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August 1994

Triiodothyronine Resuscitates the Impaired Liver Function After Pringle's Maneuver

Author Affiliations

From the Second Department of Surgery, Faculty of Medicine, Kyoto (Japan) University.

Arch Surg. 1994;129(8):851-856. doi:10.1001/archsurg.1994.01420320077015

Objective:  To evaluate the changes in thyroid hormone levels and the effectivenes of exogenous triiodothyronine (T3) in shock caused by prolonged use of Pringle's maneuver (cross-clamping of hepatic triads).

Design:  Pringle's maneuver was performed on dogs for 1 hour. In the T3 group (n=7), 1 μg/kg per hour of T3 was administered intravenously for 3 hours after declamping. In the control group (n=7), the same volume of saline solution without T3 was administered.

Main Outcome Measures:  Serum T3, reverse T3, thyroxine, aspartate aminotransferase (AST), alanine aminotransferase (ALT), and the ketone body ratio (AKBR), which reflect the hepatic energy charge, were measured. Tissue blood flow, tissue blood velocity, and tissue blood mass of the liver were measured by means of a laser Doppler flowmeter. Oxygen saturation of the hemoglobin in the liver tissue was measured by tissue near-infrared spectroscopy. Dogs were observed until the seventh postoperative day.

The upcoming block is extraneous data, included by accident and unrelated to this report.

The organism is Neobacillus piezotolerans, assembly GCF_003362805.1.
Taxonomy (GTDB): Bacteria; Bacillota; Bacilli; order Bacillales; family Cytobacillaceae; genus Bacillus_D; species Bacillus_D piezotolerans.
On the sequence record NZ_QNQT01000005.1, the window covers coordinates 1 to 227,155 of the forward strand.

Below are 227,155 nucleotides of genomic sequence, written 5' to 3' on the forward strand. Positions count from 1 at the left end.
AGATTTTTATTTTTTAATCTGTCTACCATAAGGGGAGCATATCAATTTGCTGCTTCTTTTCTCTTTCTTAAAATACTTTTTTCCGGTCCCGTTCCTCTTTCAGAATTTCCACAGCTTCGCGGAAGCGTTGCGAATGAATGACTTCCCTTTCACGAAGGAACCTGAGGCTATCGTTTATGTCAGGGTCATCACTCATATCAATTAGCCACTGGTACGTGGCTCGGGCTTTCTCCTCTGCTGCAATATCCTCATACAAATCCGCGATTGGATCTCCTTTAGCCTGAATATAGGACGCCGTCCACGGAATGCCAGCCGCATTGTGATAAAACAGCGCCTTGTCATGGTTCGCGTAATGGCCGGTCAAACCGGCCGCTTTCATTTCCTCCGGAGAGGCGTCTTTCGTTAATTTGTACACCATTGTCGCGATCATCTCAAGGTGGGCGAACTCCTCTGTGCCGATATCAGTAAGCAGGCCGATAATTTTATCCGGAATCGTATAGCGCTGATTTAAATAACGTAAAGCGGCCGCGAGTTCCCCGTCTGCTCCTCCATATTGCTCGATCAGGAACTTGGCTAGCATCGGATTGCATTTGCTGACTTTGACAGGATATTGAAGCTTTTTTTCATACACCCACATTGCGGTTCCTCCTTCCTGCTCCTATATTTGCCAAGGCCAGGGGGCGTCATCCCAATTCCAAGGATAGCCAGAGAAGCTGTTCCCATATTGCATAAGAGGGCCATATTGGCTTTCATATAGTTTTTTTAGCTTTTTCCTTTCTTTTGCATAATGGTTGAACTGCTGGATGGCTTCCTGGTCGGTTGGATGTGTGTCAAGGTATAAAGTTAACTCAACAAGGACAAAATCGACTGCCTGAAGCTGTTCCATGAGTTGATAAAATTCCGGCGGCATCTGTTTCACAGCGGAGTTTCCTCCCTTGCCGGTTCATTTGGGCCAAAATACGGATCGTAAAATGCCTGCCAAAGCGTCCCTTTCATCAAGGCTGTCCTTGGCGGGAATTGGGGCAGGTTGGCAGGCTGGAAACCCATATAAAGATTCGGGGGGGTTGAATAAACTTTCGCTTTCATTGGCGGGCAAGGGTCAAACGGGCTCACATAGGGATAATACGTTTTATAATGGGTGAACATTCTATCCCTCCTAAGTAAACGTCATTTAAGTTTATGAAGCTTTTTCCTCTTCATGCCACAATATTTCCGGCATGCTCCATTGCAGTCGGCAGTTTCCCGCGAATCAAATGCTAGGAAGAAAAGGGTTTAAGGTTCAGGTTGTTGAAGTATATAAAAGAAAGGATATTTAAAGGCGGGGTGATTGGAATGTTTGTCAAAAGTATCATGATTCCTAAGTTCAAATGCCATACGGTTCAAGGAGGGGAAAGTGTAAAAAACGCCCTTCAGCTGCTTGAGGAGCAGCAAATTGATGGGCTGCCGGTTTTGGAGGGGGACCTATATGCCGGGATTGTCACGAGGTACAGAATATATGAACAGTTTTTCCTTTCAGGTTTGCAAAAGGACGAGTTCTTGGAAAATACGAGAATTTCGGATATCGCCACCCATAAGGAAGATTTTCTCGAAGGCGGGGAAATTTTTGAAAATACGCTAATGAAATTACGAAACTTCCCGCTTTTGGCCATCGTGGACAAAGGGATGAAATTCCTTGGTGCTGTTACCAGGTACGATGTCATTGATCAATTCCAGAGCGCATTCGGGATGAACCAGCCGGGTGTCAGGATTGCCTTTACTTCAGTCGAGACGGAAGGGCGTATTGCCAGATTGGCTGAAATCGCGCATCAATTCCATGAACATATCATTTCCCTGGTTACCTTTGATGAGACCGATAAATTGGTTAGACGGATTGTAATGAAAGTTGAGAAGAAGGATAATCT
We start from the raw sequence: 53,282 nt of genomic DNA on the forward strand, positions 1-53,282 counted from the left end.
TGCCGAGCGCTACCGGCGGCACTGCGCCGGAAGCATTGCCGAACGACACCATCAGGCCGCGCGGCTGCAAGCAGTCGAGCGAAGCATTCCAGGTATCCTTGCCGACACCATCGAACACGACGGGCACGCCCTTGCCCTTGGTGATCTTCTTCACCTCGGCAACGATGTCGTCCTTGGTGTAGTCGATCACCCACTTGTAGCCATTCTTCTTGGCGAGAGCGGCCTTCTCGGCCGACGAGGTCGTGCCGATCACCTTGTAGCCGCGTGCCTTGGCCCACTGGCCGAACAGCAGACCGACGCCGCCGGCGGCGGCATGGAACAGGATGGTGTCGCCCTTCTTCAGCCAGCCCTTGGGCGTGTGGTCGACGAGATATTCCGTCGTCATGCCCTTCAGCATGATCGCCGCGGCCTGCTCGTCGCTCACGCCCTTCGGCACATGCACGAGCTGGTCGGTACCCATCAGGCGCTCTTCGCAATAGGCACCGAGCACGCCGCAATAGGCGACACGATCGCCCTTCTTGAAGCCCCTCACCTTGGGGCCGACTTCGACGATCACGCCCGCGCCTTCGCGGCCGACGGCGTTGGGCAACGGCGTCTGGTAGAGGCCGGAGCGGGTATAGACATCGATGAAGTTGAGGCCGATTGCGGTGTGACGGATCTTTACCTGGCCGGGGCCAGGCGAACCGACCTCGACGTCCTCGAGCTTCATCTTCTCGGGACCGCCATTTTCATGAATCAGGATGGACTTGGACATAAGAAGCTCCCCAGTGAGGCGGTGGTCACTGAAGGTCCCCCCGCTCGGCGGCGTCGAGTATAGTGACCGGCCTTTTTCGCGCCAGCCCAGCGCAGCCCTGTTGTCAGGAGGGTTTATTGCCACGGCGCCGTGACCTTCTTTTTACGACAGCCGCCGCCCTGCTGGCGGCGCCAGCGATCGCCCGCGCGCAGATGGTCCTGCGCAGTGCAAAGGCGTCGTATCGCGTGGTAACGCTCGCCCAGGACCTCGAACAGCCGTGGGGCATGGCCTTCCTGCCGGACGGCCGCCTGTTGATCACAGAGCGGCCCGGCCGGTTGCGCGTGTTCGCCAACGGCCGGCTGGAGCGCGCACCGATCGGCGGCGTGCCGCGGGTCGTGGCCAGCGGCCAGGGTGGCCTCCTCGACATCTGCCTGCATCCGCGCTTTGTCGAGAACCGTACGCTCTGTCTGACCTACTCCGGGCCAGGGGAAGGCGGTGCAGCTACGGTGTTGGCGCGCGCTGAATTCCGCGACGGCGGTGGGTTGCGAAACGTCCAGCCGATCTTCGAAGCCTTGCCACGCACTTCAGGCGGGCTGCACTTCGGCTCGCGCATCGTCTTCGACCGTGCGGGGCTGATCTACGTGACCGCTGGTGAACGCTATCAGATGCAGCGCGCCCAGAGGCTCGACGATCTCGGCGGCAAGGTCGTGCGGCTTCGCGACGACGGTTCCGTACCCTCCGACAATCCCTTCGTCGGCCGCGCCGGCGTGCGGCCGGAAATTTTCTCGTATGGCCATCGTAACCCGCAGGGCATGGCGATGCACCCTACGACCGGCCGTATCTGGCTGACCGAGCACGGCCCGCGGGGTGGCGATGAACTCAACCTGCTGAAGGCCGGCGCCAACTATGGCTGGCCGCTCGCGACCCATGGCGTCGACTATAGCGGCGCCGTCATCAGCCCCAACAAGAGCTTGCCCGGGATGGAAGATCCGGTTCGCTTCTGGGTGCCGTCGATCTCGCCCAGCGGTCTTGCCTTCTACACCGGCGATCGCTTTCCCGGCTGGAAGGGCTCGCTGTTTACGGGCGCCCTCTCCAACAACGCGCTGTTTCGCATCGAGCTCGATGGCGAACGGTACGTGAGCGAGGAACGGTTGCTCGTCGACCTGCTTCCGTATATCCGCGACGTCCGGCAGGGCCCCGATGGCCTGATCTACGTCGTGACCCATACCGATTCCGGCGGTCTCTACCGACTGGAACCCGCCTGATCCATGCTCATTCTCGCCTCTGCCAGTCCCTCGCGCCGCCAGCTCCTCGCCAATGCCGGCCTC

Results:  In the control group, the low T3 syndrome was observed. None of the dogs recovered from the shock and none survived for more than 24 hours. In the T3 group, all dogs recovered from the shock and survived. In the control group, hepatic tissue blood flow and oxygen saturation of hemoglobin in liver tissue were decreased, and the AKBR was deteriorated. In the T3 group, however, these parameters were markedly improved.

Conclusion:  It is suggested that T3 administration is beneficial in managing the critical resuscitation period of liver function after Pringle's maneuver is performed in dogs.(Arch Surg. 1994;129:851-856)